How to Organize Your Payroll to Deal With Employees and Independent Contractors

by J.B. Maverick

2 min read

To keep your business running smoothly, you may need a mix of employees and contractors. Workers in both of these categories can do essential tasks to support your company, but from an accounting perspective, you need to treat these individuals very differently.

Classifying Contractors and Employees

Generally, contractors have control over when and how they complete a job for you. Employees, in contrast, usually have to yield to schedules and methods that you determine. Additionally, contractors are essentially small business owners. They bring their own tools to the job, and they manage their own profit or loss risk. It’s critical from a financial and legal standpoint to classify workers correctly. For example, in most cases, if an independent contractor gets hurt on the job, you are not liable for their injuries. In contrast, you pay Employment Insurance premiums on behalf of employees so that they are covered in the event of injuries. If WorkSafe, the Workplace Safety and Insurance Board, or the relevant organization in your area determines that you misclassified an injured contractor, you may be held responsible for retroactive EI premiums. Additionally, the safety board in your province or territory may assess interest and fines on the penalty. In addition to direct costs, misclassifying workers can also hurt your reputation as an employer.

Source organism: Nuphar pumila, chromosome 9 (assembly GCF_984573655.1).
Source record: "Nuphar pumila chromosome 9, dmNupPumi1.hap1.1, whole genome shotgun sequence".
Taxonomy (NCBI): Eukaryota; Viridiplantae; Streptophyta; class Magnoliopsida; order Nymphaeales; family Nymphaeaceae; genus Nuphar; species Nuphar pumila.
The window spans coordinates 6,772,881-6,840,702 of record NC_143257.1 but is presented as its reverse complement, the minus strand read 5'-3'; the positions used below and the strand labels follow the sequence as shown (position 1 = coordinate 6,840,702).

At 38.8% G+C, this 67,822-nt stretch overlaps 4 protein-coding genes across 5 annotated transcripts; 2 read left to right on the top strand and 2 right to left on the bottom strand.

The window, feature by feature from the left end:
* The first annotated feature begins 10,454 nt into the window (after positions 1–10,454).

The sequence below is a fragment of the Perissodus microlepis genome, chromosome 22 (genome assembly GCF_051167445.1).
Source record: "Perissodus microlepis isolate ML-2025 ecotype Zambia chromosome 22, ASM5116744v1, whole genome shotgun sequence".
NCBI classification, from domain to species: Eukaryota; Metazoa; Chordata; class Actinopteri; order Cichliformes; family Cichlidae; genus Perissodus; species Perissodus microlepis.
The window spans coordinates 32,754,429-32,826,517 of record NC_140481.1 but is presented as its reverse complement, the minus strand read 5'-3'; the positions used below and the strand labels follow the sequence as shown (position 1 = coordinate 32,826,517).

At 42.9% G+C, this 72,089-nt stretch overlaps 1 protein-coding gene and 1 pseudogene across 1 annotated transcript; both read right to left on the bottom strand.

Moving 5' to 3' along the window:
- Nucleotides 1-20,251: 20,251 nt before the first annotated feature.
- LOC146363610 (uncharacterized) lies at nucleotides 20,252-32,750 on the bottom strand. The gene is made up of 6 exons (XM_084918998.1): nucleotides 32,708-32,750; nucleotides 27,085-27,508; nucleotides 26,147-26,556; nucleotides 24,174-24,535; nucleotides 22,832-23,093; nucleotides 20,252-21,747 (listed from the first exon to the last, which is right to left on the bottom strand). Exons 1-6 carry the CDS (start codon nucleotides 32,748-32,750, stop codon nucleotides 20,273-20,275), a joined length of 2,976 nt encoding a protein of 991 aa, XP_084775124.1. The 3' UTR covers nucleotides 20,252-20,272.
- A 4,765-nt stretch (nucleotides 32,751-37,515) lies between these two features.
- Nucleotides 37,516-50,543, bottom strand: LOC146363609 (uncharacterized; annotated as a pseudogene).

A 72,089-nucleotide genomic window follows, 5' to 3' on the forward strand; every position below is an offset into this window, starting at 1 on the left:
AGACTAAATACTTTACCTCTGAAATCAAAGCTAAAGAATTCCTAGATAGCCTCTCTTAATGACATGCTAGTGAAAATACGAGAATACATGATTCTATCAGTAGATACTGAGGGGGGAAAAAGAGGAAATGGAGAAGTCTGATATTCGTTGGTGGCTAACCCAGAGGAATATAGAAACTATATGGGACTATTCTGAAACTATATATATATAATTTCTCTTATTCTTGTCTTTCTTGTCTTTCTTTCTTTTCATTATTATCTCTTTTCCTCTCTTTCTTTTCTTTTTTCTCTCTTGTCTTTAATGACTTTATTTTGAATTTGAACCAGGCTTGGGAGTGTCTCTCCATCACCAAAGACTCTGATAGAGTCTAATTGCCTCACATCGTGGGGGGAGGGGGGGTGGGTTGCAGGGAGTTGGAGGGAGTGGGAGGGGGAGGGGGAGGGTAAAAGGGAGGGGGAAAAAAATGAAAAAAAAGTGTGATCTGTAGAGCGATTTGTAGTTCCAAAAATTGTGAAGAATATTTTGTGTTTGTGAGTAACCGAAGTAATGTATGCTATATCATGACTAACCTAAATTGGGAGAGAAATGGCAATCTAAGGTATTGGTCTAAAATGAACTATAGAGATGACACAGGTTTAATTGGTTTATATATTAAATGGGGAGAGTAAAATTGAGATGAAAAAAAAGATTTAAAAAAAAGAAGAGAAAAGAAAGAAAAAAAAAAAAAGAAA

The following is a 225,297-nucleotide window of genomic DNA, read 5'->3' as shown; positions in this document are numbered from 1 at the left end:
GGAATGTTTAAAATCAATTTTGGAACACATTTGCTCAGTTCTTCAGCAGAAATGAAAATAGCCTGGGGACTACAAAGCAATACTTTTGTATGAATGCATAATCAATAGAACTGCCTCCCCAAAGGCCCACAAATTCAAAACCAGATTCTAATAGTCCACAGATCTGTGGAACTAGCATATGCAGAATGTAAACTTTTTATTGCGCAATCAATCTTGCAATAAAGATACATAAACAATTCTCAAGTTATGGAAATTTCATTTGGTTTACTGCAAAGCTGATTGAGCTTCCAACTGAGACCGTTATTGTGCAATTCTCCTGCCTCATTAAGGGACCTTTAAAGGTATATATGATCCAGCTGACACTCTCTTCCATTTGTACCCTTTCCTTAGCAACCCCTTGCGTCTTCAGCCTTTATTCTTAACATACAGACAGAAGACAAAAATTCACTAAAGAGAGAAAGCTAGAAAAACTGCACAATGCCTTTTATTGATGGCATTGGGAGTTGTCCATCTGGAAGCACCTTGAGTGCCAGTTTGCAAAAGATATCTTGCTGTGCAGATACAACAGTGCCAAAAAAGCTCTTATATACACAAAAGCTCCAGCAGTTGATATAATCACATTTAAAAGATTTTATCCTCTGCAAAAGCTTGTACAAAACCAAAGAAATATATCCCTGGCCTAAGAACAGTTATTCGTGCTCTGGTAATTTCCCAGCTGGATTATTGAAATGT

Tax Considerations

When you hire employees, you have to withhold payroll taxes, Canada Pension Plan payments, and EI premiums from their cheques. You also must make CPP payments and EI premiums to the Canada Revenue Agency in addition to the amounts your employees pay. You don’t have to worry about independent contractors’ taxes. You simply cut them cheques for the work, and they take care of their own tax obligations.

Setting Up Payments

To set up payments for employees, you may want to use payroll software. This type of software helps you calculate the payroll taxes and deductions for your employees. If you develop your own in-house payroll software, the CRA publishes a list of the formulas to use annually. In most cases, you should not pay contractors with payroll software. Instead, you should create a record of how much you owe the contractor in the accounts payable section of your accounting software. In some cases, the contractor may even send you an invoice to make this easier.

Filling Out Tax Forms

New employees should fill out Form TD1. This worksheet calculates their personal tax credits, so you know how much taxes to withhold from their cheques. At the end of the year, you must give employees T4 slips. Finally, if you require your employees to provide their own supplies or use a home office, you also need to fill out Form T2200, Declaration of Conditions of Employment. With independent contractors, the paperwork is much lighter. At the end of the year, you simply have to give contractors Form T4A-NR, which details how much you paid them. You may also want to sign a contract at the beginning of the relationship to outline the expectations and payment arrangements.

References & Resources

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